One of my passions is teaching game development in Unity. I’m lucky enough to get to be able to practice this passion of mine quite regularly. The format of how I do it changes based on the students: if it’s a class full of school kids, college level students or a corporate environment, but one aspect doesn’t change that much and it’s the ice breaker where I get to learn who they are and they get to learn who I am.
As it’s a course about how to make games, I start with what games they play and the systems they play them on. The answers are nearly always the same featuring the Microsoft, Sony and Nintendo consoles with the games ranging from FIFA andCall of Duty to obscure Japanese RPG games I’ve never heard of.
What I found strange was that none of them chose to talk about these mobile games when we first talked about what games they liked to play
I was recently called to help the Nextgen skills academy who needed somebody with Unity experience to help teach a class in game development for the Prince’s Trust. The courses are restricted on how many they can take, so they hold an open day where the students can spend the afternoon to work out if the course is right for them. I went along to find out about the people I would be teaching. When it came to my turn to speak to the students I used my usual ice breaker. Once again the answers were as expected – the Xbox, PS4 and Nintendo DS featured quite high with a couple of people playing on their PC’s. Nothing too out of the ordinary.
When it came to my turn to speak to the students I used my usual ice breaker. Once again the answers were as expected – the Xbox, PS4 and Nintendo DS featured quite high with a couple of people playing on their PC’s. Nothing too out of the ordinary.
Once my segment was over, all the students were split into smaller groups of three to four people and given a task to come up with a game design that they would have to present to the rest of the groups later. The idea is to see how well they interact with each other and to give the students an idea of the content of the course they could end up on if selected.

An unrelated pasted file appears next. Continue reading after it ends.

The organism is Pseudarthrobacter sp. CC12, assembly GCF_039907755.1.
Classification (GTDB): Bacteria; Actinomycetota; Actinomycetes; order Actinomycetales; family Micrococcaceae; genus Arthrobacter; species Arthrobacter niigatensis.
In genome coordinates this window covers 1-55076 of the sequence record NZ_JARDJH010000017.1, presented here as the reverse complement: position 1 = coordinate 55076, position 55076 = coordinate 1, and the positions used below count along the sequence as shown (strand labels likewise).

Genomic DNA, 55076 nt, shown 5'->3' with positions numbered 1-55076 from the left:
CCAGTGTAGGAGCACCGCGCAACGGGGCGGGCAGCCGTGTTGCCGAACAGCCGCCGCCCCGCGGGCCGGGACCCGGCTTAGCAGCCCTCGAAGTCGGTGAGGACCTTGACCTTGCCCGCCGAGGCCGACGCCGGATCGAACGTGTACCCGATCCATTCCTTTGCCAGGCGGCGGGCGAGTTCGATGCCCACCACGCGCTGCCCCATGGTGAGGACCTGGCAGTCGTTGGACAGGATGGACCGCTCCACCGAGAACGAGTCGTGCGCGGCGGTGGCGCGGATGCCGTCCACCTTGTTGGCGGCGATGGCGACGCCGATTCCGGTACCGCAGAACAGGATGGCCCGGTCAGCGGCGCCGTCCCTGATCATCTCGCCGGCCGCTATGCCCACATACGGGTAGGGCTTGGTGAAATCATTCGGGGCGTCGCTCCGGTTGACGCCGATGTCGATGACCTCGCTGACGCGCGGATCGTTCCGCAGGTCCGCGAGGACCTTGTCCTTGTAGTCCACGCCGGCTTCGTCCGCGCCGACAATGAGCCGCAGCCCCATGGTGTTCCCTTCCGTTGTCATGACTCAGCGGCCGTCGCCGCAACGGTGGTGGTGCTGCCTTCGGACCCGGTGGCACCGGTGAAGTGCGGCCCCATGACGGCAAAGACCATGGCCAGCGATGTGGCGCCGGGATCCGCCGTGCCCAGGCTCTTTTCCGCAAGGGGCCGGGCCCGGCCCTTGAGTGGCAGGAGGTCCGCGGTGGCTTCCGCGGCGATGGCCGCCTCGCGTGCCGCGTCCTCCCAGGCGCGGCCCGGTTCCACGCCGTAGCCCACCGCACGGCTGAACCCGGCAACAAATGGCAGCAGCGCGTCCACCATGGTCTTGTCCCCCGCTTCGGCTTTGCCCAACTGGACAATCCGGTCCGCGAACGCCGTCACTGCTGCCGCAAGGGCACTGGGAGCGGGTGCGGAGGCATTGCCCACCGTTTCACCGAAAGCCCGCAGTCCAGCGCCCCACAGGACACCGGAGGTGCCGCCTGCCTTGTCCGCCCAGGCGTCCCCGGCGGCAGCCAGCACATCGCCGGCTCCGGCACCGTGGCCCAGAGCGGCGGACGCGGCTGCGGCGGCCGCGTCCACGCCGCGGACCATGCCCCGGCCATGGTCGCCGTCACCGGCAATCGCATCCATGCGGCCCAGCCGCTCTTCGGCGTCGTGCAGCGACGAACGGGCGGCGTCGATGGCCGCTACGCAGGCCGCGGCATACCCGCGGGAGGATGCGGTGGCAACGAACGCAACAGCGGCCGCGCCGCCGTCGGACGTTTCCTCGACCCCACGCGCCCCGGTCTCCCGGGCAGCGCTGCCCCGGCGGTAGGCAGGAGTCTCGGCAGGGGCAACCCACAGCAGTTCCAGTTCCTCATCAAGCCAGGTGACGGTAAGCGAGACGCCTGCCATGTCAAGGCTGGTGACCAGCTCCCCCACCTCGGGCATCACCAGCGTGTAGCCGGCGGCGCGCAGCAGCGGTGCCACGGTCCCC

The time had come for the groups to present what they had come up with to the rest of the students and take questions. Given the ice-breaker before where they all talked about the console games they were playing I expected to hear about some complex game on the PS4 or Xbox but instead, they began to present a free-to-play mobile game, complete with a monetisation strategy and retention mechanics. The questions the audience asked were even more surprising. None of them were about gameplay mechanics, they wanted to know about the in-game currencies and if you could earn them rather than just buying them.
It wasn’t a one-off, each of the groups stood up and presented a free-to-play game and were asked free-to-play related questions from the audience. I had never come across this before in all the classes I’ve taught and it caught me by complete surprise. You expect to see a mix in the types of games but this was a complete narrow focus onto a platform and free-to-play.
I began to examine why it was so different here. My feeling is that it’s all down to the demographics of those taking part in the course. The Prince’s Trust particularly deals with younger people who need a helping hand to get a job, and this means that none of them would be in a full-time paying position. Money was not something readily available to them and while they may enjoy playing console games, the prices of those games could mean they were out of their reach. So, what do you play if you can’t afford console games? The answer was obvious looking around the room.
Each of the students had a smartphone. Either an iPhone or some variant of Android. I took the opportunity after the presentations to go around and ask more questions about the games they were playing on mobile and sure enough, all of them were free-to-play. What were they playing? At that time, the game of the day was Bit City by Nimblebit. In fact, one of the students took great pride in describing the game to me in detail despite me saying I had already played it.
What I found strange was that none of them chose to talk about these mobile games when we first talked about what games they liked to play at the beginning of the day. Even more surprising was that to them there isn’t a distinction between the games. All ‘games’ are ‘games’ to them no matter what they are played on or what type of game they are, free or premium. They didn’t talk about mobile games because to them there wasn’t a difference.
Something more surprising was the realisation of my own hypocrisy. In the past, I’ve spoken out about making a distinction between ‘games’ and ‘indie games’ and yet these students not making a distinction between free-to-play mobile games and console games caught me off guard. It seems I had something to learn from them.